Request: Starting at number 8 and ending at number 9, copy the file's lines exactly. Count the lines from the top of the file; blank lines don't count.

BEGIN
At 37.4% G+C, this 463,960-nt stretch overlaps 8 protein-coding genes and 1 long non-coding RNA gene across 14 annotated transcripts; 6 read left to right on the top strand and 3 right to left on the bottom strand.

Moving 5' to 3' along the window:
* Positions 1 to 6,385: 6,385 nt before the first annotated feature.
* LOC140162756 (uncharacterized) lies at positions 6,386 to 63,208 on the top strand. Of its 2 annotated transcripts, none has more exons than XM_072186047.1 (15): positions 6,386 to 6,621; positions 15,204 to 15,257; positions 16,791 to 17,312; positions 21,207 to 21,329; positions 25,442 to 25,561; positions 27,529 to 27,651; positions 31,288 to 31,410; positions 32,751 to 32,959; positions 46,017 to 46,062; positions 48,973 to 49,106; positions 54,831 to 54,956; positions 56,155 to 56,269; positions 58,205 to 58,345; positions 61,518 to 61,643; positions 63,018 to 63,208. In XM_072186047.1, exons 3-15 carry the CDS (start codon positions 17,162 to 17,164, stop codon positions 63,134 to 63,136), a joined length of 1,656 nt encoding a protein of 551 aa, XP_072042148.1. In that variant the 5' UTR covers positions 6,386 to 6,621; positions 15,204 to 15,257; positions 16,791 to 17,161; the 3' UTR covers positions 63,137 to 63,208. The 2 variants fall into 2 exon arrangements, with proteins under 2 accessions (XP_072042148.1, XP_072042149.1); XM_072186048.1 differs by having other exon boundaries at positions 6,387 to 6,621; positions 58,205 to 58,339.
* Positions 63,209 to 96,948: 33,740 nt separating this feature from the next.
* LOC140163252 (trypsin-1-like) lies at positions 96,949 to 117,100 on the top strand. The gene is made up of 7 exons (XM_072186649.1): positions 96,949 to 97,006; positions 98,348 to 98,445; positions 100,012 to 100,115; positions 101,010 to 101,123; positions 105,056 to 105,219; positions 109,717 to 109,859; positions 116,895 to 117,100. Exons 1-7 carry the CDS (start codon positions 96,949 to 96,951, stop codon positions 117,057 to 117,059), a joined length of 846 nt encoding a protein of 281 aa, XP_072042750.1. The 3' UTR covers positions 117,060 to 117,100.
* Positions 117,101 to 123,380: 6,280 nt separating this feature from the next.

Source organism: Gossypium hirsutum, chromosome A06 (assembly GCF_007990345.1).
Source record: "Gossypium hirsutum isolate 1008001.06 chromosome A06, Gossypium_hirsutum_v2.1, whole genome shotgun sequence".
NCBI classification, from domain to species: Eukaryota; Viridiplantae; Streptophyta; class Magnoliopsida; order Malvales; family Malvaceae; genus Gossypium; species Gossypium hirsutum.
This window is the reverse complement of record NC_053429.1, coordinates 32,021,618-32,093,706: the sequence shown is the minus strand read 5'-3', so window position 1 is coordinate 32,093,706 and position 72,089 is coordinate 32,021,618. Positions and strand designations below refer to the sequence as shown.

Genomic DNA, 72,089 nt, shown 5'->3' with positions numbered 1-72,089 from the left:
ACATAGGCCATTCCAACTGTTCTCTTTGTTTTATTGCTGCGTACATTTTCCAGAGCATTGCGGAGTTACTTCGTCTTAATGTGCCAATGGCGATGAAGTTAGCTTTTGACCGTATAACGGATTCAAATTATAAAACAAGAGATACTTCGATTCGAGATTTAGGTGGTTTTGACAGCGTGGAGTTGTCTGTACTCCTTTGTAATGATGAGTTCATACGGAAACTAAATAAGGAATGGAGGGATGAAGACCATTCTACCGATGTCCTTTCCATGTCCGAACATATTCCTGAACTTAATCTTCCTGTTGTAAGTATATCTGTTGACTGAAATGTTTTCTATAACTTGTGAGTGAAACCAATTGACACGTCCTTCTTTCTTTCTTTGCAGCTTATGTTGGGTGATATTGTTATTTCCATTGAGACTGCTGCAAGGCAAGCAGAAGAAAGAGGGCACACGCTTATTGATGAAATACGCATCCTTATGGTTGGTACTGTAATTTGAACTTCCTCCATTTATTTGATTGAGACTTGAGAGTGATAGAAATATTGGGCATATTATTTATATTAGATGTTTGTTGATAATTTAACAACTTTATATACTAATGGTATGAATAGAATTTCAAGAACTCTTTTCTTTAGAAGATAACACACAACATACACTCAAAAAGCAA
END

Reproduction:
Source organism: Gossypium hirsutum, chromosome A06 (assembly GCF_007990345.1).
Source record: "Gossypium hirsutum isolate 1008001.06 chromosome A06, Gossypium_hirsutum_v2.1, whole genome shotgun sequence".